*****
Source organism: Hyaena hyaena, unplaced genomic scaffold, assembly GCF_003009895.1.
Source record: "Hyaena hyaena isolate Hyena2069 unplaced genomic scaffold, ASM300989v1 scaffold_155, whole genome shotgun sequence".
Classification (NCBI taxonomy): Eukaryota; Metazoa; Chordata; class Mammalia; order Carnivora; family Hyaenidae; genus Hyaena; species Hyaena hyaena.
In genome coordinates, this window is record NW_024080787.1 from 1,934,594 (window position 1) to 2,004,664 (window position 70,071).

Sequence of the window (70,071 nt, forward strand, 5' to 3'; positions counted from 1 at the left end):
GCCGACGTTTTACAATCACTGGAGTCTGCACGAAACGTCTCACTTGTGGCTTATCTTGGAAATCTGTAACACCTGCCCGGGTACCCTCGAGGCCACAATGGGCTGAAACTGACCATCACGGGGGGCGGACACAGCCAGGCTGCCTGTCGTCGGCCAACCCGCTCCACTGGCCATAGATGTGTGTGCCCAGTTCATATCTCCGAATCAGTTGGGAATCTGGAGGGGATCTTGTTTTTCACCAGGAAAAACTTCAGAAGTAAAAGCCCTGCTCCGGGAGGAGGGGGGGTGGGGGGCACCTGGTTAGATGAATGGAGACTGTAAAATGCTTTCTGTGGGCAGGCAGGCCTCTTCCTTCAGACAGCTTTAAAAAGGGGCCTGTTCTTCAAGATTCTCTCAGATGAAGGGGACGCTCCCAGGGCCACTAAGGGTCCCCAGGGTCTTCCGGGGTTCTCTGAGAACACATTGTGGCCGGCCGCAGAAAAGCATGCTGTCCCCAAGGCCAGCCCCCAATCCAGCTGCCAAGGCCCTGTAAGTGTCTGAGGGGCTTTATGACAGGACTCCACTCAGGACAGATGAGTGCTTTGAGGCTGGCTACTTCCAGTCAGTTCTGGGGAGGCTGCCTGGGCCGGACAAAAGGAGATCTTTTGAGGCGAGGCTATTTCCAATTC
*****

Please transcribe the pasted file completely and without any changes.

Source organism: Hyaena hyaena, unplaced genomic scaffold, assembly GCF_003009895.1.
Source record: "Hyaena hyaena isolate Hyena2069 unplaced genomic scaffold, ASM300989v1 scaffold_155, whole genome shotgun sequence".
Classification (NCBI taxonomy): Eukaryota; Metazoa; Chordata; class Mammalia; order Carnivora; family Hyaenidae; genus Hyaena; species Hyaena hyaena.
In genome coordinates, this window is record NW_024080787.1 from 1,934,594 (window position 1) to 2,004,664 (window position 70,071).

Sequence of the window (70,071 nt, forward strand, 5' to 3'; positions counted from 1 at the left end):
GCCGACGTTTTACAATCACTGGAGTCTGCACGAAACGTCTCACTTGTGGCTTATCTTGGAAATCTGTAACACCTGCCCGGGTACCCTCGAGGCCACAATGGGCTGAAACTGACCATCACGGGGGGCGGACACAGCCAGGCTGCCTGTCGTCGGCCAACCCGCTCCACTGGCCATAGATGTGTGTGCCCAGTTCATATCTCCGAATCAGTTGGGAATCTGGAGGGGATCTTGTTTTTCACCAGGAAAAACTTCAGAAGTAAAAGCCCTGCTCCGGGAGGAGGGGGGGTGGGGGGCACCTGGTTAGATGAATGGAGACTGTAAAATGCTTTCTGTGGGCAGGCAGGCCTCTTCCTTCAGACAGCTTTAAAAAGGGGCCTGTTCTTCAAGATTCTCTCAGATGAAGGGGACGCTCCCAGGGCCACTAAGGGTCCCCAGGGTCTTCCGGGGTTCTCTGAGAACACATTGTGGCCGGCCGCAGAAAAGCATGCTGTCCCCAAGGCCAGCCCCCAATCCAGCTGCCAAGGCCCTGTAAGTGTCTGAGGGGCTTTATGACAGGACTCCACTCAGGACAGATGAGTGCTTTGAGGCTGGCTACTTCCAGTCAGTTCTGGGGAGGCTGCCTGGGCCGGACAAAAGGAGATCTTTTGAGGCGAGGCTATTTCCAATTC